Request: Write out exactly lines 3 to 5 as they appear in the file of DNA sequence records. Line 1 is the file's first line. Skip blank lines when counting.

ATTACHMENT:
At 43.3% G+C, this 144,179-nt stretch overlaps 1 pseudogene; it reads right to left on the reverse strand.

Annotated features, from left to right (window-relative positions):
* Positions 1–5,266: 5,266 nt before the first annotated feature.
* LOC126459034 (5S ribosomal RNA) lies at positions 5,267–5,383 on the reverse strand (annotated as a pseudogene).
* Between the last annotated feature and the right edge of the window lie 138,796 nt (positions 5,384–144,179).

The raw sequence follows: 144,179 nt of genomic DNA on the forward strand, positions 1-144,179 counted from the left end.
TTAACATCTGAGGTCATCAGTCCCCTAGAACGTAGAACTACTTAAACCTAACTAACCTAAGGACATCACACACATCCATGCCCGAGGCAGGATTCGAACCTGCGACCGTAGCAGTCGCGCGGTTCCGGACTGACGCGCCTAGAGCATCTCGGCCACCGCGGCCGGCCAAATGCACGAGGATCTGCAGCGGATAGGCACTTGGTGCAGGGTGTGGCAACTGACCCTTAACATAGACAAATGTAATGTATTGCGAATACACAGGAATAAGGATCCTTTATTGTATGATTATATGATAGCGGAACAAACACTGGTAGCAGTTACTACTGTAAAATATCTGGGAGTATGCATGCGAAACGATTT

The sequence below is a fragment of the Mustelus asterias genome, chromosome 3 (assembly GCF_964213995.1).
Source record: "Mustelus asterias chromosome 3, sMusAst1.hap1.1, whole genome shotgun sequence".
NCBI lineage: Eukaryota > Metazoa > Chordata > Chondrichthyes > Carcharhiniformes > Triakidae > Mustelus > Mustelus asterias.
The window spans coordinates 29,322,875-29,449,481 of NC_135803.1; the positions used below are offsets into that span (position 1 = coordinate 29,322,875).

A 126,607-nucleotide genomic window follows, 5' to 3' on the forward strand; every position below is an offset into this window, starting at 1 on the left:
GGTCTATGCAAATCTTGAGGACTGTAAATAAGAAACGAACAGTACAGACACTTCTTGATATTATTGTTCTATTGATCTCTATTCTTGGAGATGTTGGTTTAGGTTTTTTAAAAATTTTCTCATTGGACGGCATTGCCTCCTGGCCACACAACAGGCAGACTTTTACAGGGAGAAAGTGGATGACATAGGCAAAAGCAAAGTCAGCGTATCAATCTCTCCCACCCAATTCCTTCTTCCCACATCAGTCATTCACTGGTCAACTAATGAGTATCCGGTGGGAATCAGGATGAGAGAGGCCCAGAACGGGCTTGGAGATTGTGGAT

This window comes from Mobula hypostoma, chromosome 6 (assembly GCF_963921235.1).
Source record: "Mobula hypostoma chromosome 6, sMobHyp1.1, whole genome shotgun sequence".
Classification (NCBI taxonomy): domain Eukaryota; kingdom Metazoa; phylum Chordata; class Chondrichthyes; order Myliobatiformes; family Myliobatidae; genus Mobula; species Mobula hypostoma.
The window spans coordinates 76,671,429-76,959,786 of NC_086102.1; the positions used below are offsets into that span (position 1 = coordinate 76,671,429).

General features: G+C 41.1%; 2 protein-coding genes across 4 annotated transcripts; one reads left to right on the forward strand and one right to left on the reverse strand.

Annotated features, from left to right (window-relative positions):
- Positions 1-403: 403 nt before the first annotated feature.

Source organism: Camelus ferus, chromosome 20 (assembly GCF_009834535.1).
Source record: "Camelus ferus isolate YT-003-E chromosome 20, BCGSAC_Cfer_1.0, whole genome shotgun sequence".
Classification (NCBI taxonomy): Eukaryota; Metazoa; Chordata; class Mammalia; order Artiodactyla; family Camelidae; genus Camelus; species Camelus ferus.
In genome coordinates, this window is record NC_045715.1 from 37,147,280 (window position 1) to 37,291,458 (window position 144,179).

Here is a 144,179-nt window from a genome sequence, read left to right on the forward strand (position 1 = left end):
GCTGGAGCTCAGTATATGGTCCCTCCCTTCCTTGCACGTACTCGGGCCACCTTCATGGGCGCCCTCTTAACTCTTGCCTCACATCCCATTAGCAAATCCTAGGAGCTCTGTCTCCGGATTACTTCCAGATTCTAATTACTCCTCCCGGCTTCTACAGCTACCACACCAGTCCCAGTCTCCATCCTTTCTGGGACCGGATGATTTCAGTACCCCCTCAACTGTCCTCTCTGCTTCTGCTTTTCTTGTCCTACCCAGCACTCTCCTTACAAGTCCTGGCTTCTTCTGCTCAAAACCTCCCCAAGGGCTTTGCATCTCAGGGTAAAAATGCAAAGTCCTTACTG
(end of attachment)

* Positions 1–5,266: 5,266 nt before the first annotated feature.
* LOC126459034 (5S ribosomal RNA) lies at positions 5,267–5,383 on the reverse strand (annotated as a pseudogene).
* Between the last annotated feature and the right edge of the window lie 138,796 nt (positions 5,384–144,179).